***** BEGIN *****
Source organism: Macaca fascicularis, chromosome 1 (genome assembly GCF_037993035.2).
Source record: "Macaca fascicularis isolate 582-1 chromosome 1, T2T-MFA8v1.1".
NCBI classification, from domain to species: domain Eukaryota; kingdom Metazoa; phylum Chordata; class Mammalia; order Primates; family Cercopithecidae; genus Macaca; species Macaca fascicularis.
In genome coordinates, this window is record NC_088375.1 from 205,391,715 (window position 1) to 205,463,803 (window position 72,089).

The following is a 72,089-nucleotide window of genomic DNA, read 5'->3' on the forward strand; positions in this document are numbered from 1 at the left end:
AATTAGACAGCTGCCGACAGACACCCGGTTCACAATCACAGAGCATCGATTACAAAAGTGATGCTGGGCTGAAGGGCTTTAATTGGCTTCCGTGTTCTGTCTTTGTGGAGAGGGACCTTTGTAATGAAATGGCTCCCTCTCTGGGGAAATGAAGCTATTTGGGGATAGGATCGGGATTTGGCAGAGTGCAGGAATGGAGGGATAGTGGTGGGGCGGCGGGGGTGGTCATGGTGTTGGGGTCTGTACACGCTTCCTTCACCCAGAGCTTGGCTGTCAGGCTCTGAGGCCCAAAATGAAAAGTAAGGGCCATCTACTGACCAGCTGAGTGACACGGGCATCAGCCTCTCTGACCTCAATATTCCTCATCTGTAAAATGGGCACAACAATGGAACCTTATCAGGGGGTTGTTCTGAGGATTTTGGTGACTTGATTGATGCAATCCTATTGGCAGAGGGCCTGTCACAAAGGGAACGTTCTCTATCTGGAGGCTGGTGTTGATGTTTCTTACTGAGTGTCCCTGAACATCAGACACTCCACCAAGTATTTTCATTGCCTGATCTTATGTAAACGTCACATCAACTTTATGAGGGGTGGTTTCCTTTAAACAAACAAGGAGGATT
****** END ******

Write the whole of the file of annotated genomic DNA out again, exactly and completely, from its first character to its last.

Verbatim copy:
Source organism: Macaca fascicularis, chromosome 1 (genome assembly GCF_037993035.2).
Source record: "Macaca fascicularis isolate 582-1 chromosome 1, T2T-MFA8v1.1".
NCBI classification, from domain to species: domain Eukaryota; kingdom Metazoa; phylum Chordata; class Mammalia; order Primates; family Cercopithecidae; genus Macaca; species Macaca fascicularis.
In genome coordinates, this window is record NC_088375.1 from 205,391,715 (window position 1) to 205,463,803 (window position 72,089).

The following is a 72,089-nucleotide window of genomic DNA, read 5'->3' on the forward strand; positions in this document are numbered from 1 at the left end:
AATTAGACAGCTGCCGACAGACACCCGGTTCACAATCACAGAGCATCGATTACAAAAGTGATGCTGGGCTGAAGGGCTTTAATTGGCTTCCGTGTTCTGTCTTTGTGGAGAGGGACCTTTGTAATGAAATGGCTCCCTCTCTGGGGAAATGAAGCTATTTGGGGATAGGATCGGGATTTGGCAGAGTGCAGGAATGGAGGGATAGTGGTGGGGCGGCGGGGGTGGTCATGGTGTTGGGGTCTGTACACGCTTCCTTCACCCAGAGCTTGGCTGTCAGGCTCTGAGGCCCAAAATGAAAAGTAAGGGCCATCTACTGACCAGCTGAGTGACACGGGCATCAGCCTCTCTGACCTCAATATTCCTCATCTGTAAAATGGGCACAACAATGGAACCTTATCAGGGGGTTGTTCTGAGGATTTTGGTGACTTGATTGATGCAATCCTATTGGCAGAGGGCCTGTCACAAAGGGAACGTTCTCTATCTGGAGGCTGGTGTTGATGTTTCTTACTGAGTGTCCCTGAACATCAGACACTCCACCAAGTATTTTCATTGCCTGATCTTATGTAAACGTCACATCAACTTTATGAGGGGTGGTTTCCTTTAAACAAACAAGGAGGATT